Dubai: UAE-based parents with children in Indian curriculum schools have welcomed the Indian government’s new education policy announced on Wednesday.
India’s Union Cabinet approved a new National Education Policy aimed at changes to the education system for its curriculum from school to college level.
Use of technology in teaching, learning and assessment, a single regulator for higher education, graded autonomy for colleges and phasing out of the affiliation system in 15 years are some highlights of the new policy.
More important, examinations, include boards, between Grades 9 to 12 will be reformed. Board exams will be made “easier” as they will primarily test core capabilities. Viable models will be explored with a focus on annual/semester/modular exams; two part exams - objective type and descriptive type. beginning with Math, ll subjects could be offered at two levels.
Also relevant for UAE students’ learning at schools offering Indian curriculum studies is the fact that new courses will be included from as early as Grade 6 onwards. Stress has been given to inclusion of vocational and technology-related courses from as early as Grade 6.
One happy father
Shashidar Nagarajappa, hailing from Indian state of Karnataka, is one happy father. “This has been the need of the hour. For long, we have been stuck to our old ways of teaching and imparting education, our voice – that of parents and students is finally being heard by the Indian government,” said Nagarajappa whose two sons study in Grade 7 and 5 in an Indian school.
“We welcome the move whole-heartedly from the Indian government. This has always been a concern for us as parents and even students. The world is moving ahead but as an education system we were stuck to our old roots. Am glad that is changing.”
Nagarajappa is particularly happy with a good amount of focus that will be given to “critical thinking, inquiry, discovery, discussion and analysis-based teaching and learning methods for holistic education.”
“As a parent, I am thrilled to note that there will be more interactive teaching and less dependency on text-book learning. Text book learning is a huge stress on students.”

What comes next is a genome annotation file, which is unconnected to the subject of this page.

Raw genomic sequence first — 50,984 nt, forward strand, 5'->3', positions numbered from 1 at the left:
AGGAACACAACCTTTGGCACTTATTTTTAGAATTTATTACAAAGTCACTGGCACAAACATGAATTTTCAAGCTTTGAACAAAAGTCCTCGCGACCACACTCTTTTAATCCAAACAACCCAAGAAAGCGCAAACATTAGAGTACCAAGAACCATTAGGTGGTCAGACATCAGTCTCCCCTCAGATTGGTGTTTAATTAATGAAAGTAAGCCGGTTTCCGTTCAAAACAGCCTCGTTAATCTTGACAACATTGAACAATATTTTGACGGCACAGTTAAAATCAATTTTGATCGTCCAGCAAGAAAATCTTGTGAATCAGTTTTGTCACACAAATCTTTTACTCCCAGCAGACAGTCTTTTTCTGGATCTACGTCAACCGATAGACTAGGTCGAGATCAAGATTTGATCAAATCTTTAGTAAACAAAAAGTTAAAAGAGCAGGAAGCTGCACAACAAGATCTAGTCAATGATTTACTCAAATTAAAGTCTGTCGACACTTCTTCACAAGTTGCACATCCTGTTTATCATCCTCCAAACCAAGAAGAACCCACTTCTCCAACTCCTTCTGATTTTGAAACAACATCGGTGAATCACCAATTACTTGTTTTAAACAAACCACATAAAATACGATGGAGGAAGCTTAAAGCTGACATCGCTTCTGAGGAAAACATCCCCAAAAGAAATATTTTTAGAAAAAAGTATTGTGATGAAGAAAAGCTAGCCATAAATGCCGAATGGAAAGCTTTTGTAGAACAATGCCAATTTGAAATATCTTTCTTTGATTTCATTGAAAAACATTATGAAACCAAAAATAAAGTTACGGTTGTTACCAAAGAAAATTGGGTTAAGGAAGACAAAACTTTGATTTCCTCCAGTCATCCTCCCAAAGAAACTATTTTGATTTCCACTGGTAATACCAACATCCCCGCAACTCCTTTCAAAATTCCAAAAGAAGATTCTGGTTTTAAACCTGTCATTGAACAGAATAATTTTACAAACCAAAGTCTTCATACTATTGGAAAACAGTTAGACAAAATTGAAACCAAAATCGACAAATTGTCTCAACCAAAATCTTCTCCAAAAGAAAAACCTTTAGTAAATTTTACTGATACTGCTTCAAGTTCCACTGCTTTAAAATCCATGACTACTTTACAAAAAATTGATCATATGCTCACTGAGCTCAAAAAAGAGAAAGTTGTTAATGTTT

Pavani R. whose two children (10 and 7) study in Grade 5 and 2, is also thrilled. “I would love to see my child getting engaged in the subjects that interest him the most. Introduction of vocational courses right from middle school will be truly beneficial for children in maintaining the right balance between core subjects and subjects of passion! We anticipate a change in syllabus and wish that it eases the burden on the child by focusing more on practical aspects rather than age-old theories,” she said.
She was particularly happy to note there will be a good amount of focus on experimental learning through fun, creative, collaborative, exploratory activities. “This is what I have been looking forward to for my children’s education. This is the best way they will pick up on things. They are not learning anything with just text book teaching methods. It makes the whole experience of education motivating.”
Another mother Meenakshi Chakraborthy, whose daughter Malaika is studying in Grade 10 in an Indian curriculum school, e welcomed the changes. Malaika is pursuing her studies in Commerce and gearing up for the ICSE Board Final exams scheduled in February – March next year. The announcement could not be more timely and useful for her.
“The current Indian education system puts a lot of pressure on the child and equally a lot of pressure on the parents. There are not too many choices in the current system which narrows down the future prospects. And actually most of the subjects, topics taught are not even required for implementation in future. The new system proposed by the Indian government is very welcoming and would surely be a big boost and relief to students especially for the current board students and parents.”
Some highlights of the new education policy
Students will be taught coding from class 6
Vocational integration from class 6 as against from secondary level
Board exam will now be based on knowledge application.
PARAKH - Performance, Assessment, Review and Analysis for Holistic Development - will form the standard, norm and guidelines for the schools so that it reaches the benchmark.
Schools will have transparent online systems for self-disclosure for public oversight and accountability.
National Testing Agency (NTA) will offer a common entrance exam for admission to higher education institutes, and a National Professional Standard for teachers to be prepared by the NCERT and the NCTE.